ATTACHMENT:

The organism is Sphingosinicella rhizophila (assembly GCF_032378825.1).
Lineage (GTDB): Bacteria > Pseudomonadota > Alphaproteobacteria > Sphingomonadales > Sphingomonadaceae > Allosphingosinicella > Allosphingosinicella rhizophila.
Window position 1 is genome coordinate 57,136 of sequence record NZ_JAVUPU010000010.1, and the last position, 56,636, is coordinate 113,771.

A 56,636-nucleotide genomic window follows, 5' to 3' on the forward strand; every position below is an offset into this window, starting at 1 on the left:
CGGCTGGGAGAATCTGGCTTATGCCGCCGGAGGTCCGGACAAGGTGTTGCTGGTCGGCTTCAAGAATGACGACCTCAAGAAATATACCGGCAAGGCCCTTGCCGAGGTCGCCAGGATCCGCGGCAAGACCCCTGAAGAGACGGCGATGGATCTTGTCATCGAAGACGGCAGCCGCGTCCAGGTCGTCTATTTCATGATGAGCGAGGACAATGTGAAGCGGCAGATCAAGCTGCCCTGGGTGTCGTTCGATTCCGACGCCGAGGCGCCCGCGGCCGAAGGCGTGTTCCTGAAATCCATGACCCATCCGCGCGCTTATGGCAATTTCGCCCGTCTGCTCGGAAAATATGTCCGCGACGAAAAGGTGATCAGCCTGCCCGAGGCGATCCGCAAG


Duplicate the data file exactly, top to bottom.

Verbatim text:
The organism is Sphingosinicella rhizophila (assembly GCF_032378825.1).
Lineage (GTDB): Bacteria > Pseudomonadota > Alphaproteobacteria > Sphingomonadales > Sphingomonadaceae > Allosphingosinicella > Allosphingosinicella rhizophila.
Window position 1 is genome coordinate 57,136 of sequence record NZ_JAVUPU010000010.1, and the last position, 56,636, is coordinate 113,771.

A 56,636-nucleotide genomic window follows, 5' to 3' on the forward strand; every position below is an offset into this window, starting at 1 on the left:
CGGCTGGGAGAATCTGGCTTATGCCGCCGGAGGTCCGGACAAGGTGTTGCTGGTCGGCTTCAAGAATGACGACCTCAAGAAATATACCGGCAAGGCCCTTGCCGAGGTCGCCAGGATCCGCGGCAAGACCCCTGAAGAGACGGCGATGGATCTTGTCATCGAAGACGGCAGCCGCGTCCAGGTCGTCTATTTCATGATGAGCGAGGACAATGTGAAGCGGCAGATCAAGCTGCCCTGGGTGTCGTTCGATTCCGACGCCGAGGCGCCCGCGGCCGAAGGCGTGTTCCTGAAATCCATGACCCATCCGCGCGCTTATGGCAATTTCGCCCGTCTGCTCGGAAAATATGTCCGCGACGAAAAGGTGATCAGCCTGCCCGAGGCGATCCGCAAG